This draft is stocked with physical freaks and Williams is another manifestation of that. He ran a 4.83 40 at 303 pounds, which makes your head hurt if you think about it too much. But running in a straight line isn't what's going to make Williams a top-five pick -- that'll happen because of everything he put on tape during the 2018 season. He has one of the quickest first steps in this draft class, and he dominates one-one-one blocking situations and regularly wins against double teams. Yes, edge rushers are the second-most important position after franchise quarterback but we're making an exception for Williams, who can change games from the interior of the defensive line.

D.K. Metcalf, WR, Ole Miss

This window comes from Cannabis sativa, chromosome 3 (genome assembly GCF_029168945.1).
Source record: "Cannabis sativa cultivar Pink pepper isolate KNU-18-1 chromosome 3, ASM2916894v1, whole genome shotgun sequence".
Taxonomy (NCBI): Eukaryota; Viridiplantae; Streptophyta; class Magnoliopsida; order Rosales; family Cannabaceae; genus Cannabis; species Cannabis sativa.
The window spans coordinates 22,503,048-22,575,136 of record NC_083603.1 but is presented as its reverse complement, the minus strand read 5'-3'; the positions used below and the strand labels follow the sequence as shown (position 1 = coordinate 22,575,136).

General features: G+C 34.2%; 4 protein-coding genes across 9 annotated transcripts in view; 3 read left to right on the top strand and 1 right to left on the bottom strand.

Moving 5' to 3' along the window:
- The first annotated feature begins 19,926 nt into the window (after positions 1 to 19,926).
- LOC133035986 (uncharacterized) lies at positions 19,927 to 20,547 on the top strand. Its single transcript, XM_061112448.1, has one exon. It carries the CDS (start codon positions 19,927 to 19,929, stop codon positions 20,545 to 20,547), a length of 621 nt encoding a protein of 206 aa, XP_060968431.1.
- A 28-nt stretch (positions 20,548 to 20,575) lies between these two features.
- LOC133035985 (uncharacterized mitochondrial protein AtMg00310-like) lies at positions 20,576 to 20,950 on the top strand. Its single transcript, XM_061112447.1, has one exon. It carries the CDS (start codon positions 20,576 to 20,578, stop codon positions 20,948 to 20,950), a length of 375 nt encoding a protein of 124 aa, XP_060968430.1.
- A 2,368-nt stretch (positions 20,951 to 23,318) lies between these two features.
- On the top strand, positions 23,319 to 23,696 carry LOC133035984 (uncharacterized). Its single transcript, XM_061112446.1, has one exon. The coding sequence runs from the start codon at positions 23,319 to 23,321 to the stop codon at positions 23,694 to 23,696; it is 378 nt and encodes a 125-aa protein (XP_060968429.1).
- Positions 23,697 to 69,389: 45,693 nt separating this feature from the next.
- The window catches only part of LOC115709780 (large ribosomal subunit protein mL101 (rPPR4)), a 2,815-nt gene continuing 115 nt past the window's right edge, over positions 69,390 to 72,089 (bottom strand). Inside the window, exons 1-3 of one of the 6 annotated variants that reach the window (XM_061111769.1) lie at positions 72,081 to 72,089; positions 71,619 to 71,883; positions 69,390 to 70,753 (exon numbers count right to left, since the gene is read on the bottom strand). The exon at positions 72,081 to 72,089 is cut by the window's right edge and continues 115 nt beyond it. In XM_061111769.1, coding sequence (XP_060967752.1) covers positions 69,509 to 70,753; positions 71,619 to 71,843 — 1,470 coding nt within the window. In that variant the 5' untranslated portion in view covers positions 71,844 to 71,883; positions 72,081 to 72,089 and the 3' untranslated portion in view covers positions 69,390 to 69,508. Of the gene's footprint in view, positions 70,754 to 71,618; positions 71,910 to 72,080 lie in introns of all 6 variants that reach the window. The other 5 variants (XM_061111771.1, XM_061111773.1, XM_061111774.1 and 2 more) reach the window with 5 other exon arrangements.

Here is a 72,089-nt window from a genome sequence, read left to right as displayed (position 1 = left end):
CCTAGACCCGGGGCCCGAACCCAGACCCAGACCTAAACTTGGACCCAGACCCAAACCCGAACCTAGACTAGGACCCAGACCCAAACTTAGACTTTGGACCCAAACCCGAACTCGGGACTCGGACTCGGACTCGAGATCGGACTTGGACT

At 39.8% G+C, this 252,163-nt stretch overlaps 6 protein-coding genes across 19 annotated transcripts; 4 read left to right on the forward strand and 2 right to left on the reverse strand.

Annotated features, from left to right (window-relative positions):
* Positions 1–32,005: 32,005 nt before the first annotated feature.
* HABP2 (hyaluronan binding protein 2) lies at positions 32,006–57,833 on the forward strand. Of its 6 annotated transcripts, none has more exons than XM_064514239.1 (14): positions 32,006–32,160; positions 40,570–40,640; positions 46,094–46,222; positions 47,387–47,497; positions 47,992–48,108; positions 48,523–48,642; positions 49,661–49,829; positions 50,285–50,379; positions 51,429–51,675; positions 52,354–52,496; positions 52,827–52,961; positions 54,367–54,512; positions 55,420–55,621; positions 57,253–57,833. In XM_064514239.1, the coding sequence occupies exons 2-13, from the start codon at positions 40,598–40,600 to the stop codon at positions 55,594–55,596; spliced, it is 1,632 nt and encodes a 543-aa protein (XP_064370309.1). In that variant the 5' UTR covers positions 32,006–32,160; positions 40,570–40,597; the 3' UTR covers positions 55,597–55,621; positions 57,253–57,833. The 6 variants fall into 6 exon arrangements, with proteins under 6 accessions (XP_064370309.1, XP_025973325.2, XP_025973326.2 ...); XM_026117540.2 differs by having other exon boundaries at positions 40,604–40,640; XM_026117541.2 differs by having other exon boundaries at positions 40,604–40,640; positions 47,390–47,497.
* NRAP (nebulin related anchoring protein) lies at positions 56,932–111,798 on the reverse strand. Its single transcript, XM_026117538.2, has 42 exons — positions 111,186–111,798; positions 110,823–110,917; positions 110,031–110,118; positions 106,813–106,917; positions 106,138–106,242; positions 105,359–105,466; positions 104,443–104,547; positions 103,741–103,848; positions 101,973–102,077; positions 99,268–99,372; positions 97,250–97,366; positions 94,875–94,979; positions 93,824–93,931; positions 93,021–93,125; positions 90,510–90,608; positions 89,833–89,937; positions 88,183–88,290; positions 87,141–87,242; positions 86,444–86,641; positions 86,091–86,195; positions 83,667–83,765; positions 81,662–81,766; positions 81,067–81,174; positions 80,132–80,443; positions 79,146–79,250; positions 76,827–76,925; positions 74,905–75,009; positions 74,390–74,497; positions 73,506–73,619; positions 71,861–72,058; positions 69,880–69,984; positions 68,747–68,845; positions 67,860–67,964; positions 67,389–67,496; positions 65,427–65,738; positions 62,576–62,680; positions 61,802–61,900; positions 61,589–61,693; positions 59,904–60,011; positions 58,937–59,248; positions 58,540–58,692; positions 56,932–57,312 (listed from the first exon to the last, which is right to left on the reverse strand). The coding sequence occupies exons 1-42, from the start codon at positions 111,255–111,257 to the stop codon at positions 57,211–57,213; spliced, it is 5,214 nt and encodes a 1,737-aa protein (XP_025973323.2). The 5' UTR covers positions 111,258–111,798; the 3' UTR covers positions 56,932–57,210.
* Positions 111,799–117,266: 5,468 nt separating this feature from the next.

This is how good D.K. Metcalf was during the combine: Everyone knew he was a physical freak of nature coming into the week and he still left everyone -- from NFL teams to media to fans -- picking their jaws up off the floor. He torched a 4.33 40-yard dash, put up 225 pounds 27 times, and oh by the way, his body-fat percentage is somehow 1.6 percent.

If there's a reason to go back and look at more tape it's this: Metcalf's times in the three-cone drill and 20-yard shuttle were among the worst in his position group. He came into the week as our No. 1 receiver and that hasn't changed. That said, he's almost certainly catapulted himself into the top 10.

Montez Sweat, EDGE, Mississippi State

Sweat dominated last season (12 sacks, 14.5 tackles for loss) and the season before (10 sacks, 15.5 tackles for loss), he dominated in Mobile at the Senior Bowl in January, and the trend continued in Indianapolis this week. His 4.41 40 is still hard to explain, but he also was among the best edge rushers in the shuttle, three-cone drill, broad jump and vertical leap too.